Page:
The feature that I am most excited about. AirPlay Mirroring will allow you to display what is on your Mac to your HDTV. All you need is an AppleTV. Pick up your AppleTV at the Sandy or Logan store and start sharing your photos and videos.

Game Center

Sign in with your Game Center account and see all the game you’ve played and get new ones. Check leader boards and see how you rank. You can also start multiplayer games with your friends.

Gatekeeper

Gatekeeper helps protect you from malicious software. With Gatekeeper enabled, you can install apps from identified developers and it is the best way to make sure the apps are safe.

Now that you know you want Mountain Lion, check and make sure your computer can take it.

You need OS 10.6.8 or newer to purchase it through the App Store.

You will also need 2GB or more of RAM. You can check how much RAM you have by going under the Apple menu and selecting About this Mac. If you have less than 2GB of RAM come in and get upgraded.

To see if your computer can install Mountain Lion go under the Apple menu in the top left corner of the screen. Click on About this Mac. If you have Snow Leopard click the More Info…. button. If you have Lion click the More Info… button and then the System Report button. In the Hardware Overview window you will see a system identifier. The Model Identifier is your computer model.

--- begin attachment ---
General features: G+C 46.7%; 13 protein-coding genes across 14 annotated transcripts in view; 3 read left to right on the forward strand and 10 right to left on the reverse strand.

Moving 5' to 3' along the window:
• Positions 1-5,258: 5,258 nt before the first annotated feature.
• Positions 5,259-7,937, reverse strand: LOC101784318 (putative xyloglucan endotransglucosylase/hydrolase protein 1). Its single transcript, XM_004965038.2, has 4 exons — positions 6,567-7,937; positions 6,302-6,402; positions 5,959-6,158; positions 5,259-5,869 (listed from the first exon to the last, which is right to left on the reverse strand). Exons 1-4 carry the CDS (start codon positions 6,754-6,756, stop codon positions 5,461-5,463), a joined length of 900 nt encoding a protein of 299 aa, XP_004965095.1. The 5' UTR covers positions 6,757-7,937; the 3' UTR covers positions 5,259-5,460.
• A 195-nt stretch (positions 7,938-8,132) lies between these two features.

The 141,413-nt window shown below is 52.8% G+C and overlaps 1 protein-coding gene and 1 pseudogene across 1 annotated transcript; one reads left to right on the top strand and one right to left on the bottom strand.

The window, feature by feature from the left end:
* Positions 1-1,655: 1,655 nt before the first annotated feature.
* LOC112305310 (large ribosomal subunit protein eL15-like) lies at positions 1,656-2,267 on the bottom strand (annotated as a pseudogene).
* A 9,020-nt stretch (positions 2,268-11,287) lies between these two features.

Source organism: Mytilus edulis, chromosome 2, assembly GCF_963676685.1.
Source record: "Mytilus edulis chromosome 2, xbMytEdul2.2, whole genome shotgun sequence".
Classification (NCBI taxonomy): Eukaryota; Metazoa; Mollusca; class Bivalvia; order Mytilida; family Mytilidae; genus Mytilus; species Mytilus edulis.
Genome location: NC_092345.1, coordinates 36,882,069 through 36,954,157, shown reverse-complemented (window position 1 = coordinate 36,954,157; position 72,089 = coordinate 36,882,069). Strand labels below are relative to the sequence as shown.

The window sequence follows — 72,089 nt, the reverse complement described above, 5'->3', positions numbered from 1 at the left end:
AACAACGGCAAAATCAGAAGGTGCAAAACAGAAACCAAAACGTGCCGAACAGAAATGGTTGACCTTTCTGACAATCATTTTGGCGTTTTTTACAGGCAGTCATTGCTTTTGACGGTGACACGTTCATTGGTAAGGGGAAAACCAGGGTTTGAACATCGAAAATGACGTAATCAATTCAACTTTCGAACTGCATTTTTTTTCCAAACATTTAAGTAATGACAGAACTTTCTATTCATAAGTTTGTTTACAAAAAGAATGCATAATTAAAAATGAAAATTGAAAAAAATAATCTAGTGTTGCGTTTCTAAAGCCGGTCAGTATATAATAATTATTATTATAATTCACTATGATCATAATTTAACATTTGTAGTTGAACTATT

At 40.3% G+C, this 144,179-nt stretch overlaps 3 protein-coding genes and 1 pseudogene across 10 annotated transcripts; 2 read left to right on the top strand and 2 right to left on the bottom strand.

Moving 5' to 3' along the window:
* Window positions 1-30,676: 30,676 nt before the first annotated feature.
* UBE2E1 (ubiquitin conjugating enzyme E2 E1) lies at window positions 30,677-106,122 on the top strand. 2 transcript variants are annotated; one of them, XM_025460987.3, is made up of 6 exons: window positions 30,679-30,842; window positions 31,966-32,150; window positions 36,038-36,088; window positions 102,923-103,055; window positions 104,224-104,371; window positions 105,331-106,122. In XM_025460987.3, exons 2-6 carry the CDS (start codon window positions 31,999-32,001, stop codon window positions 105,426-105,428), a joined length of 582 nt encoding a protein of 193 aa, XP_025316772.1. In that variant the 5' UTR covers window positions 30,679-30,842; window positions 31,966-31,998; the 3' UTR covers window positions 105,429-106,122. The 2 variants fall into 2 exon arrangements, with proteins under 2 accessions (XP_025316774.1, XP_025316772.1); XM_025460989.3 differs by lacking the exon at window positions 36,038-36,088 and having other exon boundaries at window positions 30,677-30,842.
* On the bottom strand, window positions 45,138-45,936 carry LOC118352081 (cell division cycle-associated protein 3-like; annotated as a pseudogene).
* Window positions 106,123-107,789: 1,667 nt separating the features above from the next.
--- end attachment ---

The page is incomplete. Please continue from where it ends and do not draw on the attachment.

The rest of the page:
Your Mac must be one of the following models:

iMac7,1 (Mid 2007 or newer)
MacBook5,1 (Late 2008 Aluminum, or Early 2009 or newer)
MacBook Pro3,1 (Mid/Late 2007 or newer)
MacBook Air2,1 (Late 2008 or newer)
Mac mini3,1 (Early 2009 or newer)
Mac Pro3,1 (Early 2008 or newer)
Xserve3,1 (Early 2009)

Organizing your iPhoto Library

Last week in our iPhoto class, I got a lot of questions about what the best ways to organize your iPhoto Library are. When you import photos, they are automatically organized by date into Events, such as a birthday party or a picnic, and placed in the iPhoto library, which is visible at the top of your Source list (at the top left of the iPhoto window). But if you want to organize your pictures into more of a filing system, you will want to work with albums and folders.

A photo album in iPhoto is just like one you create with paper and print photos: It’s a collection of photos you select from your library and arrange in the order you want.

Creating an Album is simple. On the Menu bar in iPhoto, choose File > New Album. Or click the “Create” button on the bottom right corner and select Album (see photo). Type a name for your album where it appears on the Source list under “Albums” and press Return.

You can make as many albums as you like using any images from your photo library. You can also include the same photo in several albums without making multiple copies of it. Just drag and drop the photos into your album.

As you create more albums, you may find it helpful to group them into folders. For instance, you could put all albums about birthday celebrations into a single folder named “Birthdays,” which would then appear in your Source list. You can add folders to the iPhoto Source list to better organize your albums. You cannot add individual photos directly to a folder.

In the video below, I create a folder called “2012″ and add albums that were already in my source list in the folder. So here’s how the filing system works: Photos go into Albums. Albums go into Folders. Now your iPhoto Library can be beautifully and conveniently organized!